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The New York City criminal defense attorneys at Galluzzo & Arnone LLP have represented many people arrested and given Desk Appearance Tickets for patronizing a prostitute in Manhattan (Penal Law 230.04). These cases can be highly embarrassing and they sometimes cause real damage to reputations, careers, and family relationships. However, a skillful attorney can help a defendant emerge without a criminal record.

These cases usually arise out of undercover sting operations by the NYPD. In those cases, an undercover officer pretending to be prostitute wears a recording device and comes to an agreement with another person to perform a sexual act in exchange for money. The offer to pay or an agreement alone can be sufficient proof of the crime. Indeed, Penal Law 230.02 defines a person as being guilty of patronizing a prostitute when:  “(a) Pursuant to prior understanding, he or she pays a fee to another person as compensation for such person or a third person having engaged in sexual conduct with him or her; (b) He or she pays or agrees to pay a fee to another person pursuant to an understanding that in return therefor such person or a third person will engage in sexual conduct with him or her; or (c) He or she solicits or requests another person to engage in sexual conduct with him or her in return for a fee.”

The most common charge for such a Desk Appearance Ticket in Manhattan is Patronizing a Person for Prostitution in the Third Degree, in violation of Penal Law Section 230.04. This charge is a class A misdemeanor, meaning that it can result in a permanent criminal record and has a maximum possible jail penalty of one year.

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The criminal defense attorneys at Galluzzo & Arnone LLP have successfully represented many people charged with wire fraud in federal court. This serious accusation can result in very significant penalties, including huge fines and lengthy prison sentences. However, these charges are also frequently quite defensible, too. As such, if you or a loved one have been accused by federal prosecutors of money laundering, you should strongly consider contacting Galluzzo & Arnone’s team of former prosecutors.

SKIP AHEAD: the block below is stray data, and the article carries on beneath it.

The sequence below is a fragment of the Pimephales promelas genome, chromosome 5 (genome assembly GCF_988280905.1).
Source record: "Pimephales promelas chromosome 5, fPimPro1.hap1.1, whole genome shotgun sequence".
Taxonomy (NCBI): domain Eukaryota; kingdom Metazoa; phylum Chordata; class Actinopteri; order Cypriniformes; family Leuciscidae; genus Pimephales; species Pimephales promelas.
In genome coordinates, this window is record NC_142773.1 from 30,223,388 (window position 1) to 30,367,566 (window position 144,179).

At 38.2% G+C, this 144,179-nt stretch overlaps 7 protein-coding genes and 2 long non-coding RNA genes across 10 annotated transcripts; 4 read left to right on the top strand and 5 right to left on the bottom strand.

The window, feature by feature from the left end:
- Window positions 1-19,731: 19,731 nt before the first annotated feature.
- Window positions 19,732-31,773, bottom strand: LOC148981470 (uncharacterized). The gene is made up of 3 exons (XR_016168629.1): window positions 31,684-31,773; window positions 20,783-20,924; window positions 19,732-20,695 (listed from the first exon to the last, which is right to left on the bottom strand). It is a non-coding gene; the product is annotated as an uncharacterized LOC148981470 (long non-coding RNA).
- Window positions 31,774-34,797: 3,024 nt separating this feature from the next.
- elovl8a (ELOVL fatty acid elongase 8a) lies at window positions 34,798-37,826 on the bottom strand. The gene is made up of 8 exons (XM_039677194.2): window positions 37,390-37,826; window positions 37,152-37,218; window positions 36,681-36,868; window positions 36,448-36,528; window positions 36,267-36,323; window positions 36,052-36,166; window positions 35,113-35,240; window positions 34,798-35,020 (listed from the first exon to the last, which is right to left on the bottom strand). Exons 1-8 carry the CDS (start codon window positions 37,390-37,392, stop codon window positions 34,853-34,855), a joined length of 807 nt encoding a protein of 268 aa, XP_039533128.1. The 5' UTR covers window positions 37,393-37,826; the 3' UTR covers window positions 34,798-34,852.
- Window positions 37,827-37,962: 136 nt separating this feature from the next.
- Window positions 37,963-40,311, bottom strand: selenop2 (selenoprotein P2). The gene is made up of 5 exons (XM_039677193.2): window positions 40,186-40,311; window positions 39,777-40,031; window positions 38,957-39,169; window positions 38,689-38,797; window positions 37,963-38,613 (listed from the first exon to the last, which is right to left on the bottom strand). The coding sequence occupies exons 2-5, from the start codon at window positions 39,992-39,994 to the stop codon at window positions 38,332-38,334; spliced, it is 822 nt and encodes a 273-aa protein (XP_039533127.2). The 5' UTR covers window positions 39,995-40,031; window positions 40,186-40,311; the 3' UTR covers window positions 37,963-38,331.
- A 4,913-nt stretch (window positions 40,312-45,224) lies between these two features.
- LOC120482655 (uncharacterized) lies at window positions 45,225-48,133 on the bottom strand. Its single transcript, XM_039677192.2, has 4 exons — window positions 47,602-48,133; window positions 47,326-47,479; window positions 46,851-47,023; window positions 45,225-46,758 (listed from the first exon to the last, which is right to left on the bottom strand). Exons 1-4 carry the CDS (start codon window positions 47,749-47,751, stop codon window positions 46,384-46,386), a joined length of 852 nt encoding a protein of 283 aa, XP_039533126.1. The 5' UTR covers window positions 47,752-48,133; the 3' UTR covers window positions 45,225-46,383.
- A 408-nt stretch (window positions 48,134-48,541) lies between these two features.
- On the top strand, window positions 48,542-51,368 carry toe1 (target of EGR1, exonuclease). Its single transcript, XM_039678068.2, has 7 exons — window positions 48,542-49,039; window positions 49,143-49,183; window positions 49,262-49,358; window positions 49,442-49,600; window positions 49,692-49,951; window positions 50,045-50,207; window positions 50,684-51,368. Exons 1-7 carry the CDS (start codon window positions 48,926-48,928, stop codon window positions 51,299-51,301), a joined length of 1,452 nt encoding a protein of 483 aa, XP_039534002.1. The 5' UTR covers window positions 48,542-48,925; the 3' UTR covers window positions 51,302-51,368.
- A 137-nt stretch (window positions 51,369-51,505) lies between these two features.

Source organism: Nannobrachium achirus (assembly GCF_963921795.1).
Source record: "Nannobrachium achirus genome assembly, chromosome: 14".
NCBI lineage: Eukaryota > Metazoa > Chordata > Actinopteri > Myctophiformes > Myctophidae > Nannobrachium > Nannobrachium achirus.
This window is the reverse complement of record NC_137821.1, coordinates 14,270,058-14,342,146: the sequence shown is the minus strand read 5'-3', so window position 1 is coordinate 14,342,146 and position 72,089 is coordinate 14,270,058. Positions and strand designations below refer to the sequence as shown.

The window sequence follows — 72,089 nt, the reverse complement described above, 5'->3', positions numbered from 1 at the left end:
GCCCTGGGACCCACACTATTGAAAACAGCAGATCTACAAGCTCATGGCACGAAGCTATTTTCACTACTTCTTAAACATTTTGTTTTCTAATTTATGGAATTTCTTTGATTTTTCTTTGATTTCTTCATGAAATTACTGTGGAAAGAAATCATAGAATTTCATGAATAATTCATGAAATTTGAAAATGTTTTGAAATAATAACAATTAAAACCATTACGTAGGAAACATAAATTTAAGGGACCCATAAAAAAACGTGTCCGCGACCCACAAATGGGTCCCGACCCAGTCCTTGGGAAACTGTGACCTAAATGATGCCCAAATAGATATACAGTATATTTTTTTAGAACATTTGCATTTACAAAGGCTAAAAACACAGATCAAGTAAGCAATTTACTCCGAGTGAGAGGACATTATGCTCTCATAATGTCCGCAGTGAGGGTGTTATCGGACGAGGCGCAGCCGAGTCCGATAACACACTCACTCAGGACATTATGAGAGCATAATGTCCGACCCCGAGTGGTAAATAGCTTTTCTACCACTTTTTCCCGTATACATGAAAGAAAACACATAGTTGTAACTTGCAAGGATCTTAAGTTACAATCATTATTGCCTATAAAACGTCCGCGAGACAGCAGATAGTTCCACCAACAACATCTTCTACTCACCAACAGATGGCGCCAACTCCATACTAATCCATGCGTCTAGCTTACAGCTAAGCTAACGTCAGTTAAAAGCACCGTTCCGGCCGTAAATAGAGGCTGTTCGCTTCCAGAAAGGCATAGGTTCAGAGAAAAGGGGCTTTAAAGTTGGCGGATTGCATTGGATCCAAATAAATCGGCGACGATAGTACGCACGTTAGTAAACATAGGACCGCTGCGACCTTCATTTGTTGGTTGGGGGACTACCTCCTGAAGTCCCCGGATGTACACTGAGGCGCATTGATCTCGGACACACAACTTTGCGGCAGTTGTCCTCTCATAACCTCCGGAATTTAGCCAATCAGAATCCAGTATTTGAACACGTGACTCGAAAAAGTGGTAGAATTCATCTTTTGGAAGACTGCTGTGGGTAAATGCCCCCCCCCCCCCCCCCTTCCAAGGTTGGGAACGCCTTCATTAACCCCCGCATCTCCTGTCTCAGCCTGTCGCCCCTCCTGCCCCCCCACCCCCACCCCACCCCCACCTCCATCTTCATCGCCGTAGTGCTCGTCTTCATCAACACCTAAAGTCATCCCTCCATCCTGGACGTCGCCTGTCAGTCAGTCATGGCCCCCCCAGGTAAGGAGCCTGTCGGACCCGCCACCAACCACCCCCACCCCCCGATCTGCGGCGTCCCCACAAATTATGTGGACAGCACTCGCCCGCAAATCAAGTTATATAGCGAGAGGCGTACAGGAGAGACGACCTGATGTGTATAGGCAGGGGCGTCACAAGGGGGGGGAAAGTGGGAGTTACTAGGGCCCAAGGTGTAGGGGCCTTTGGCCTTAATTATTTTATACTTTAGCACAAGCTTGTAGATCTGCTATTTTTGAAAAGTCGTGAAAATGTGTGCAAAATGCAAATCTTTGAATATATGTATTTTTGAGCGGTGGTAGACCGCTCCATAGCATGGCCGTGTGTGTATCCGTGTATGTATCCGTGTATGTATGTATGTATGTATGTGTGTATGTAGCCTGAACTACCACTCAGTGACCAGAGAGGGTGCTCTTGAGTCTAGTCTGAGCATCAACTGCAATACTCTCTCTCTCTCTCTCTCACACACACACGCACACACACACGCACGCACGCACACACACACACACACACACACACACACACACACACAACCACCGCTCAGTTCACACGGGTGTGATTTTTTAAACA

The crime of wire fraud occurs when someone voluntarily and intentionally uses an interstate communications device (such as a telephone) as a part of any scheme to defraud another of property, or anything else of value.

The main criminal statutes that apply to wire fraud are 18 U.S.C. §§ 1343 and 1349. Those statues refer to fraud by wire, radio, or television.

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NEWS FLASH: New York’s marijuana possession laws have changed.

You may have heard that New York has taken steps to “de-criminalize” marijuana possession, but you should not take this to mean that “weed has been completely legalized.” What New York HAS done is increased the amount of marijuana for which a “violation” offense may be charged in lieu of a crime. Of critical importance is the fact that a person convicted for a violation does not incur a permanent criminal record. Despite the changes to the law, people can still be arrested, charged, and fined for possessing a small amount of marijuana and these incidents may still lead to devastating immigration consequences.

Under New York’s now-replaced marijuana laws, it was a violation to possess any amount of marijuana under twenty-five grams, but there was a huge caveat: it was a crime to possess any amount of marijuana in a public place that was also “burning” or “open to public view.” In other words, just holding a blunt was enough to put you on the hook for a misdemeanor. Conversely, it was only a violation (and not a crime) to carry a bag of marijuana in your pocket, in the glove compartment of your car or in the privacy of your home. Under the old laws, anyone who possessed a quantity of marijuana over twenty-five grams (even if it was hidden away somewhere) was subject to criminal charges.

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Today in Queens Supreme Court, multi-platinum selling artist Belcalis M. Almanzar  – better known to the world as rapper “Cardi B” – is expected to be arraigned on a 12-count indictment stemming from a 2018 fight in a strip club. Cardi B now faces two “violent” felonies and a handful of misdemeanor and violation offenses after being accused of throwing bottles, chairs, and ‘Hookah’ pipes at club employees after a verbal altercation spun out of control. Cardi B is also accused of soliciting and facilitating members of her entourage to participate in the fracas. Two of the complaining witnesses are bartenders employed at the club, one of whom was accused by Cardi B of having an affair with her husband ‘Offset’ from the rap group ‘Migos.’ According to news sources citing criminal court documents, one of these complaining witnesses claims to have suffered “burning, itching and temporary blindness in her eyes” after being hit in the face with a drink.